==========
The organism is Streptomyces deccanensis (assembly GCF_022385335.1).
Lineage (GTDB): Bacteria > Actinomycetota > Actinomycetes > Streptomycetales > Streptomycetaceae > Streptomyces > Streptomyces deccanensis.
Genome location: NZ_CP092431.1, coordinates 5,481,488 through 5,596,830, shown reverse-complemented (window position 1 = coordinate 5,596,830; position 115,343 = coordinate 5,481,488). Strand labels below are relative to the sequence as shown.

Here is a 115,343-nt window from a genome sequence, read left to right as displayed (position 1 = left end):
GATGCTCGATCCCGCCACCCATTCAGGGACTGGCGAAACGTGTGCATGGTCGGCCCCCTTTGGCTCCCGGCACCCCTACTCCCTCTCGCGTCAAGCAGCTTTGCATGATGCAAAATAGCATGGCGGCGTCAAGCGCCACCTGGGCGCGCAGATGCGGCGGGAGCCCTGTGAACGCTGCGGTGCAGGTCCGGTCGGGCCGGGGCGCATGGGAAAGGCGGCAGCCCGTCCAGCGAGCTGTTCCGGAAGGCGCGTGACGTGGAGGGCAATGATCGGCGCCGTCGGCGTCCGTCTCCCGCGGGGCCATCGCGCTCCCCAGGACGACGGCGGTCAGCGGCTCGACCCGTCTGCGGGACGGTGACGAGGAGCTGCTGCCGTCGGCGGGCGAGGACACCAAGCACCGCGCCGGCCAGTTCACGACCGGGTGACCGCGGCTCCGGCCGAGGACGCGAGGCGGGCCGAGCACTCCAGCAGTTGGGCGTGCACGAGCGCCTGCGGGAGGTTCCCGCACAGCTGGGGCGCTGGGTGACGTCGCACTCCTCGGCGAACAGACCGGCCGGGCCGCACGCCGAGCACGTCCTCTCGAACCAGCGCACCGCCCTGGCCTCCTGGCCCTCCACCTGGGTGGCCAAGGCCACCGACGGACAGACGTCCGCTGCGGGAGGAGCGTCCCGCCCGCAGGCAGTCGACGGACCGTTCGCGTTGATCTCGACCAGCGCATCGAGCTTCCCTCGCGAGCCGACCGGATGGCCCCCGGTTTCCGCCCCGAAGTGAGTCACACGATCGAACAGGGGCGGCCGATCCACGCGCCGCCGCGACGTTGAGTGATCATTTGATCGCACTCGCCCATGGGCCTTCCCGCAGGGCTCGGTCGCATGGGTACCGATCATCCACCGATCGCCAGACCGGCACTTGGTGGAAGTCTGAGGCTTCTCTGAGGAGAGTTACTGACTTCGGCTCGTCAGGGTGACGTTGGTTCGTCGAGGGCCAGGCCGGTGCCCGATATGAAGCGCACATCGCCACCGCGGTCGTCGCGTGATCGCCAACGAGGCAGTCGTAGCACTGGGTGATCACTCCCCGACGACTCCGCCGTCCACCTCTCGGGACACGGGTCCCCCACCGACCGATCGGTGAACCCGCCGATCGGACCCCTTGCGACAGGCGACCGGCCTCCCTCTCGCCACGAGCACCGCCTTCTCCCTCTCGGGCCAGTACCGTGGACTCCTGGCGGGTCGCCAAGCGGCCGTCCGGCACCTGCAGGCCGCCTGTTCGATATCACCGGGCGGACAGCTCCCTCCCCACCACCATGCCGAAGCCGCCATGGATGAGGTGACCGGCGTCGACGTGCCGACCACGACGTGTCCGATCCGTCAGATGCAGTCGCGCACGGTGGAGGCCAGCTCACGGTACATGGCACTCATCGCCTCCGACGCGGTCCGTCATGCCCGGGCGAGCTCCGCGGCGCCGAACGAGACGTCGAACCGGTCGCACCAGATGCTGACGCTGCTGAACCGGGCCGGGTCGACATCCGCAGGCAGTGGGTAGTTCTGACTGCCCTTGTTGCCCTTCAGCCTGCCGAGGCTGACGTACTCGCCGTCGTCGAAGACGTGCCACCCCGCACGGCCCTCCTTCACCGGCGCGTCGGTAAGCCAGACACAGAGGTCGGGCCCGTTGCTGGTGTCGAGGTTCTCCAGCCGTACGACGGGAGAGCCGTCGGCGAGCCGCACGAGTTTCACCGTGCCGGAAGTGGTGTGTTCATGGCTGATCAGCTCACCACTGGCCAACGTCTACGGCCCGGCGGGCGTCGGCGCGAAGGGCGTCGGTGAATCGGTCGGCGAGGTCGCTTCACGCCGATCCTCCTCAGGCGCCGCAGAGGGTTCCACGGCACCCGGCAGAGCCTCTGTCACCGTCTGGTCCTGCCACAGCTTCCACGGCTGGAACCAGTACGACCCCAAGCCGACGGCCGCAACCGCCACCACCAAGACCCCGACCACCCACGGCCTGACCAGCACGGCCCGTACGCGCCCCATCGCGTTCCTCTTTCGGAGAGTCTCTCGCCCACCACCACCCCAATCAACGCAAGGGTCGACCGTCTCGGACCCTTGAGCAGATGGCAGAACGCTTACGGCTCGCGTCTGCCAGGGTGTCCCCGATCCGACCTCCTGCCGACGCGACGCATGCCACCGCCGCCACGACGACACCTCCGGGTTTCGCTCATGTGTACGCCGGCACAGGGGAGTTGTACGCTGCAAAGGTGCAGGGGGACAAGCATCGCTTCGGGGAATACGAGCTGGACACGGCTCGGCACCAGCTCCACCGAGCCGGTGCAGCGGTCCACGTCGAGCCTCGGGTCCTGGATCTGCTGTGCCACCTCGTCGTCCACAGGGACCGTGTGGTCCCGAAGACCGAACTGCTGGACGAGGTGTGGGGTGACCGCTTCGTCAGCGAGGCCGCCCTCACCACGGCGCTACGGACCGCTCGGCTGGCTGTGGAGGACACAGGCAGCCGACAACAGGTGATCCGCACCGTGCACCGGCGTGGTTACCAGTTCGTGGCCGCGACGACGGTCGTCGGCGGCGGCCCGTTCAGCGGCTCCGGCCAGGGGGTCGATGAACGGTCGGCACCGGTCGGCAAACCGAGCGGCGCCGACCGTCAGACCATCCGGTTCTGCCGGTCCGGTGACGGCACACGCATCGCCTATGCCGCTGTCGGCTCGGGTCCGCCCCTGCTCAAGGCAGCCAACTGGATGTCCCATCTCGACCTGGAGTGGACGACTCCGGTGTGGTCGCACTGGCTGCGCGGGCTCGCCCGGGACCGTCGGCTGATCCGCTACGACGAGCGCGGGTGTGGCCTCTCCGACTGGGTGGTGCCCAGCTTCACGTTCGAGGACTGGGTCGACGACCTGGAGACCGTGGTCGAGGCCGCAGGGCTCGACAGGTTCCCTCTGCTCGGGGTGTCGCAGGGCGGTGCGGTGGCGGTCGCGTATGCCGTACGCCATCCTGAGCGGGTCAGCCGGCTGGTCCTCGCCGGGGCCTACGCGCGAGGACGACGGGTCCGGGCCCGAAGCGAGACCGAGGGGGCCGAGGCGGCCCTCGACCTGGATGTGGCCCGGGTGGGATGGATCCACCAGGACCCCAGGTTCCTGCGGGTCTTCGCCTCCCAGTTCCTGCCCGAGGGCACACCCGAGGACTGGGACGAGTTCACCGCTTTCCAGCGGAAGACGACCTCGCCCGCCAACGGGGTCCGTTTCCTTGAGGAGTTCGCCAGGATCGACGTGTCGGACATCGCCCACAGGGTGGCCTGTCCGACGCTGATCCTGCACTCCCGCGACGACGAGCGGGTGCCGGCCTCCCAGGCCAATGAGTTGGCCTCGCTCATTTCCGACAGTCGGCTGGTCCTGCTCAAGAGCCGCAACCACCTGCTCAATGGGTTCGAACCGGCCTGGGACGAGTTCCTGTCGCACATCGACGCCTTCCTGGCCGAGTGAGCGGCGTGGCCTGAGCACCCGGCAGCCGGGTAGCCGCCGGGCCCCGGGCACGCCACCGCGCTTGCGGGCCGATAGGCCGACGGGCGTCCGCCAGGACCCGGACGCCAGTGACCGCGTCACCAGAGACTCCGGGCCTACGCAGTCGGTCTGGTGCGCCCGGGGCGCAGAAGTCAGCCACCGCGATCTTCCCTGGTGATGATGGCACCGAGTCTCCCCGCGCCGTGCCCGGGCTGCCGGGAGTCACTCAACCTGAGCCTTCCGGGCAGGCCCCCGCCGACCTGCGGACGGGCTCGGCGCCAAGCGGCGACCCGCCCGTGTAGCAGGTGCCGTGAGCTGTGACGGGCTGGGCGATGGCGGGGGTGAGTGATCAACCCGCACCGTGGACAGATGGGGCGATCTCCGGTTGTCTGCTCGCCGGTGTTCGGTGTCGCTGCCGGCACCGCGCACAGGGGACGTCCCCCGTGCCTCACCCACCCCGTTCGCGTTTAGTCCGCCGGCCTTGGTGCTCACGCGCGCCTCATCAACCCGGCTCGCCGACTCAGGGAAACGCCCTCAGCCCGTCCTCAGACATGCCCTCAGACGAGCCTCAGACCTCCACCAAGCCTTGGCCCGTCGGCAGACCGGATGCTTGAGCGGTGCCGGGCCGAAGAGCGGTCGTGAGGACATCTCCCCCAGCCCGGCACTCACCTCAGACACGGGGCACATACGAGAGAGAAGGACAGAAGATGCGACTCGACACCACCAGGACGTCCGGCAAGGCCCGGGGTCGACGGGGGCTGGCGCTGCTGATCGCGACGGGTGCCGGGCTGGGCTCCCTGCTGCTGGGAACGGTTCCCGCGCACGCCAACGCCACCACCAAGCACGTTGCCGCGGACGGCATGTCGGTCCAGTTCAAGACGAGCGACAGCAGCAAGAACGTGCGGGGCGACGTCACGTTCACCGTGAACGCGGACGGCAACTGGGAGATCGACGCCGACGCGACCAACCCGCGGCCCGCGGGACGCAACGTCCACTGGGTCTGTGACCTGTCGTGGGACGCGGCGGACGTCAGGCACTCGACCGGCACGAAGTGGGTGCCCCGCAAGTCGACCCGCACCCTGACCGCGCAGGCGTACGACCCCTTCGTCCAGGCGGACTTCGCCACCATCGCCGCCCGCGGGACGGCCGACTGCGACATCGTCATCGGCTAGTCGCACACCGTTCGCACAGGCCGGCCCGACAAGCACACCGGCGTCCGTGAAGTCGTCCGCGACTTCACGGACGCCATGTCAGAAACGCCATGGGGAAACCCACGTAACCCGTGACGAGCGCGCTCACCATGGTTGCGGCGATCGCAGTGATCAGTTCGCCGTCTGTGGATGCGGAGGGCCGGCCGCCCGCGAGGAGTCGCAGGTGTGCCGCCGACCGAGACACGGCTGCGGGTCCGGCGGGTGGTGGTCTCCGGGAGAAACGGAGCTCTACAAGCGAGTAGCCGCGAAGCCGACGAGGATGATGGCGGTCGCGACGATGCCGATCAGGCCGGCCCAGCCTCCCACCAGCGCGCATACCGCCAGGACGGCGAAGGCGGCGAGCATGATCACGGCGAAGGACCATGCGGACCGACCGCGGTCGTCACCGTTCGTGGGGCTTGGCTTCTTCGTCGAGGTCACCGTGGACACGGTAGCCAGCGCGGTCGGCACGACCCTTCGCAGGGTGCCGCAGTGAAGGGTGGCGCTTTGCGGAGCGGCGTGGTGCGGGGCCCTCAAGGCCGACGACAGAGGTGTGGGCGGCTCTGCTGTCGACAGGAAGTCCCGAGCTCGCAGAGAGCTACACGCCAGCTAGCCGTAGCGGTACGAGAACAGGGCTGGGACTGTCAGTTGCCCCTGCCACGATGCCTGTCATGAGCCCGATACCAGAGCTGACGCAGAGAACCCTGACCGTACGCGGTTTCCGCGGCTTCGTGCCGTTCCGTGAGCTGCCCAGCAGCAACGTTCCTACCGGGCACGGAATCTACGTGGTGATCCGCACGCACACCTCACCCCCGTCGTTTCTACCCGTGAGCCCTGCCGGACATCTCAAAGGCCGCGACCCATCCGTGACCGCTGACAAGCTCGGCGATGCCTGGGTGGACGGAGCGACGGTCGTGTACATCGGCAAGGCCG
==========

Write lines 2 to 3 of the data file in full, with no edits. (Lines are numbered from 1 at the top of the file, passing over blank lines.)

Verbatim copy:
Lineage (GTDB): Bacteria > Actinomycetota > Actinomycetes > Streptomycetales > Streptomycetaceae > Streptomyces > Streptomyces deccanensis.
Genome location: NZ_CP092431.1, coordinates 5,481,488 through 5,596,830, shown reverse-complemented (window position 1 = coordinate 5,596,830; position 115,343 = coordinate 5,481,488). Strand labels below are relative to the sequence as shown.